Global sea level rises as hot temperatures melt land glaciers into our waterways. Surrounded by water, Long Island especially faces intense concerns for sea level rise. In fact, information gathered by the National Oceanic and Atmospheric Administration (NOAA), shows a global average of an 8 inch sea level rise since 1880. In New York specifically, the sea level increase nearly doubles the global average, with a 13 inch sea level rise. The NOAA projects an average 4 foot rise in sea level by the year 2100. With screenshots from their interactive sea level rise map, we can see the Long Island areas at high risk for floods highlighted in turquoise.

Long Island Sea Level Today

4 ft Sea Level Rise on Long Island

Intense Hurricane Seasons

You may wonder what the global climate has to do with hurricane intensity, but they actually work hand-in-hand. When global atmospheric temperature rises, oceanic temperatures also rise. A hurricane forms when a weather disturbance, such as a thunderstorm, comes in contact with water of at least 80 degrees Fahrenheit. The warmer the water, the higher the intensity of the storm. Long Island witnessed the brutal Hurricane Sandy in 2012 that obliterated much of our coastline, flooded residents out of their homes, and left many without power. Hurricanes are just beginning, but with constant record-breaking temperatures, the east coast should stay prepared for more disasters like Superstorm Sandy.

Hurricane Sandy Floods

Hurricane Sandy Aftermath


Water Quality Impacts

Climate change is also exacerbating our local water quality impairments. While nitrogen pollution is the cause of the harmful algae blooms that plague Long Island’s waters all Summer long, warming water temperatures across Long Island causes these blooms to last longer and become more intense. In addition, warming temperatures across Long Island are causing local fisheries to retreat and/or collapse.

Aerial view of a rust tide

Rust Tide- Harmful Algae Bloom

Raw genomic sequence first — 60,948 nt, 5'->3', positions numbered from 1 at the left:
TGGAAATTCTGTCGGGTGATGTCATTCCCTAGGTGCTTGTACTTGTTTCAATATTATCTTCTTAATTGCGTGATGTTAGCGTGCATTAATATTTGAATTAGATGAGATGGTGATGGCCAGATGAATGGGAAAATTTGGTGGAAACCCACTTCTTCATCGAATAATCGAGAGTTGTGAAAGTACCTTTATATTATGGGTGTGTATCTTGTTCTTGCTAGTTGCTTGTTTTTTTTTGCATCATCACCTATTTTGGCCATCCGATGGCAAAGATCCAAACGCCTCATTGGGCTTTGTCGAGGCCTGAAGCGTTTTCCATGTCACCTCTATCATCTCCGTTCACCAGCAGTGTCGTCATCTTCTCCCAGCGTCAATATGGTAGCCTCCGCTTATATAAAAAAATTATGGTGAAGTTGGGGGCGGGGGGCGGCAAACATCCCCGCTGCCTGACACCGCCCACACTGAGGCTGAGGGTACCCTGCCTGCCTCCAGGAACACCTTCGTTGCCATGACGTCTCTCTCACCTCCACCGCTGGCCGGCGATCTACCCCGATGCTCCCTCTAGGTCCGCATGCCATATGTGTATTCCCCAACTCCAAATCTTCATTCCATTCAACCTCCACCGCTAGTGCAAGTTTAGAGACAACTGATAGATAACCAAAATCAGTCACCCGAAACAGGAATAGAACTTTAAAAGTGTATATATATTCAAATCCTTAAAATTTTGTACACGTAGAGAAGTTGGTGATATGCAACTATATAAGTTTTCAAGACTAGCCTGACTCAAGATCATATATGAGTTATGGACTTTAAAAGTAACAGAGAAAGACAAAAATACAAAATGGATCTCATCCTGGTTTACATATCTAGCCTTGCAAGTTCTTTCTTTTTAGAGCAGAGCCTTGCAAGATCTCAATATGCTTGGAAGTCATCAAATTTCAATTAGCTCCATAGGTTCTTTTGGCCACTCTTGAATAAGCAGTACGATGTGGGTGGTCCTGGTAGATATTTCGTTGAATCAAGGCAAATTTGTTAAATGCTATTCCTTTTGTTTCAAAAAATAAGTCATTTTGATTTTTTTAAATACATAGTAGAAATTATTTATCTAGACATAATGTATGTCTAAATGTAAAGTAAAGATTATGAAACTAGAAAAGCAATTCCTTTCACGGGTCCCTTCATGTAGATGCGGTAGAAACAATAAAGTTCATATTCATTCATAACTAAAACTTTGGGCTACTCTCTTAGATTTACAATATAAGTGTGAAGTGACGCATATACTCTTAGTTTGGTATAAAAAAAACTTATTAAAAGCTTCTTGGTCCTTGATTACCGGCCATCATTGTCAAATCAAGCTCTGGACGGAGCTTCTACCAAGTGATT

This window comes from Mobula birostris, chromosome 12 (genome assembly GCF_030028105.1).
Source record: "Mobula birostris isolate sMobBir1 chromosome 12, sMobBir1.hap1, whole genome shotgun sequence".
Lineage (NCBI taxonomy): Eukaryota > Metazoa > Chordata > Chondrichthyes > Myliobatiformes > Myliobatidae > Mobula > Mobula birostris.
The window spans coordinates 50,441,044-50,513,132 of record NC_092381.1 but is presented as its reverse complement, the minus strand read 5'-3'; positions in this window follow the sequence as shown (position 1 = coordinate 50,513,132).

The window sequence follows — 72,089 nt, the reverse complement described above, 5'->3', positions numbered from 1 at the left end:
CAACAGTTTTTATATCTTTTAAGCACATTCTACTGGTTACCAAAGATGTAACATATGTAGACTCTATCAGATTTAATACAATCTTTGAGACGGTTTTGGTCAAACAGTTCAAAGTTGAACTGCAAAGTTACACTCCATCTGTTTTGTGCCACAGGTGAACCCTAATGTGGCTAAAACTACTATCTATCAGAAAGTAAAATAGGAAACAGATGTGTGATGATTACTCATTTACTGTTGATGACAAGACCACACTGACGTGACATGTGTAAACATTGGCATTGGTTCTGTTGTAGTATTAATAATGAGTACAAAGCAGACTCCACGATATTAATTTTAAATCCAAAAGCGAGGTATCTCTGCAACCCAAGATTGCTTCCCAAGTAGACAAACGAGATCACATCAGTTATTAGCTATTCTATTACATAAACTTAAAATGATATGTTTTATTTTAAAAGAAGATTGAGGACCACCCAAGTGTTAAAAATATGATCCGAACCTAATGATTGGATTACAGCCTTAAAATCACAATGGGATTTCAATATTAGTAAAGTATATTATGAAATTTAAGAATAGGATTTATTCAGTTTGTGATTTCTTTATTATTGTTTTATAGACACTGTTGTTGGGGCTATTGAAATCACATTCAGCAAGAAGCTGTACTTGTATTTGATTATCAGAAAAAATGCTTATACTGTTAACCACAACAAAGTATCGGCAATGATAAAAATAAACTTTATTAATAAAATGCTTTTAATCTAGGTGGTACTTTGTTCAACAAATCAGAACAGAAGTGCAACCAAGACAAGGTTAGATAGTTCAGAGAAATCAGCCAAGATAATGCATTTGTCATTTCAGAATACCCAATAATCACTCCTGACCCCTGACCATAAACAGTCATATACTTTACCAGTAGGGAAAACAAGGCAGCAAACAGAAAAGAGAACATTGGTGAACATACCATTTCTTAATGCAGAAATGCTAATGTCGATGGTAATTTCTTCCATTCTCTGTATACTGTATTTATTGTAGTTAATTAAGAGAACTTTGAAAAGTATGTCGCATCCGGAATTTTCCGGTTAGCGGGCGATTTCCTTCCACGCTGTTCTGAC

If this evidence doesn’t scare you enough to advocate for climate action, then perhaps the consistent wildfires, droughts, and northern thawing permafrost do. Climate change is no longer an issue up for debate. It is real, and we’re seeing the results right here on Long Island. We need climate action now.

Climate petitions you can sign now: The Nature Conservancy, Green Peace, and Natural Resource Defense Council.


By Miranda Gonzales, Long Island Pine Barrens Society


Backyard Birding for Beginners

red northern cardinal on a bird feeder

One of my favorite ways to spend a morning is to wake up, pour myself a cup of coffee and sit out on the patio to watch the morning traffic of birds that use my feeders.  I have never been a bird expert, but I’ve certainly learned a lot through this backyard bird watching exercise.  I can now identify the sounds and sights of many of these fleeting and hungry visitors.  In this blog, I will be sharing some tips on how you too can set-up your yard to attract birds and how to begin your own bird watching hobby.

Is your space bird-friendly?

Before setting up bird feeders, you’ll want to consider whether or not your yard is bird-friendly.  Ideally, your yard should be chemical-free, meaning that you do not use any pesticides.  Birds are highly susceptible to harm caused by pesticides.  The U.S. Fish and Wildlife Service estimates that an estimated 67 million birds die from pesticide poisoning each year and more than 600 million are exposed.

In addition, you’ll want to keep track of stray cats in the area.  If your cat goes outdoors or there are a lot of strays in the area, then setting up bird feeders may not be the most responsible thing to do.  Predation by domestic cats is one of the leading causes of death to wild birds.  In the United States alone, outdoor cats kill approximately 2.4 billion birds every year.

Lastly, you’ll want to make sure you have space to place a feeder that’s fairly distanced away from glass (like windows or sliding glass doors) to avoid collisions.  Usually a distance of about 10-feet is considered safe.  In addition, you can opt to install some mechanisms that will make your windows bird-safe.

Set-up Your Feeder

First, pick out a bird feeder.  Keep in mind there are several different types of feeders that attract different types of birds.  One of the most common types is a tube feeder.  If you go with a hanging feeder, it is suggested to hang your feeder from a pole or stand in a wide open area.  You’ll want to avoid hanging your feeder from a tree to prevent squirrel raids.  In addition, you’ll want to place your feeder away from nearby trees, lawn furniture or anything a squirrel can use as a launch pad to your feeder.  I had one pesky squirrel climb to the top of my patio umbrella and launch itself onto my bird feeder, quickly emptying all my seed to the ground.  There are also squirrel-proof feeders on the market that you may want to consider.